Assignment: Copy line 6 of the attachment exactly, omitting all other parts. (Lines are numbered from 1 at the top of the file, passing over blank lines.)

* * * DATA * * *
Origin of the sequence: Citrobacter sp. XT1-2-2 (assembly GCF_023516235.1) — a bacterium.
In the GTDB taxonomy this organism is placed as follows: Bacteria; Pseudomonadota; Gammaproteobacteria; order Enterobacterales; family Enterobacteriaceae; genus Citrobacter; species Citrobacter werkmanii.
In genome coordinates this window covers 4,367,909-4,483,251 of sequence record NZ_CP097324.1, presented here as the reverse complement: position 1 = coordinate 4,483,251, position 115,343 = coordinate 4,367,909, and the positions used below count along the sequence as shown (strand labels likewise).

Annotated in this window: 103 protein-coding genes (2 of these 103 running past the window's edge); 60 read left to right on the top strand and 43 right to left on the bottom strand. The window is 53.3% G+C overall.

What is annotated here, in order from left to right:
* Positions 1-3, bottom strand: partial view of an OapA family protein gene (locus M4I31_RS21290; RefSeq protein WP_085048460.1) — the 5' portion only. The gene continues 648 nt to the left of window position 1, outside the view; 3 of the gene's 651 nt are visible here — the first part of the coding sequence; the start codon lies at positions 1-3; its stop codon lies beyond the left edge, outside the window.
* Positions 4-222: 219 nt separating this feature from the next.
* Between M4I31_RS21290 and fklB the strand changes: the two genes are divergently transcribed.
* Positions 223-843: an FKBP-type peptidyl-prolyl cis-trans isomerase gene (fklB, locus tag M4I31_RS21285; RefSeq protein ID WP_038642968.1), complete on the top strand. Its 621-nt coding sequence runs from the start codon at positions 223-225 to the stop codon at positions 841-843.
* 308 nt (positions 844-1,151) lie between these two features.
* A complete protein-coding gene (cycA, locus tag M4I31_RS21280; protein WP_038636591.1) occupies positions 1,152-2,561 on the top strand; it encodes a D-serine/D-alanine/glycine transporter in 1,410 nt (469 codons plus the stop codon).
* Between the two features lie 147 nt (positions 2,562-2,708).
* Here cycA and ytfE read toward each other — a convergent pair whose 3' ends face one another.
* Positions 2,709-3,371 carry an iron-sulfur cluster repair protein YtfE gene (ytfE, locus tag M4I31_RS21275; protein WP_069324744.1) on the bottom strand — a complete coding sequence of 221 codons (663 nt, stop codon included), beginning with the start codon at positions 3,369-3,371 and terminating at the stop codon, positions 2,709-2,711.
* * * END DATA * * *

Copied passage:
* Positions 1-3, bottom strand: partial view of an OapA family protein gene (locus M4I31_RS21290; RefSeq protein WP_085048460.1) — the 5' portion only. The gene continues 648 nt to the left of window position 1, outside the view; 3 of the gene's 651 nt are visible here — the first part of the coding sequence; the start codon lies at positions 1-3; its stop codon lies beyond the left edge, outside the window.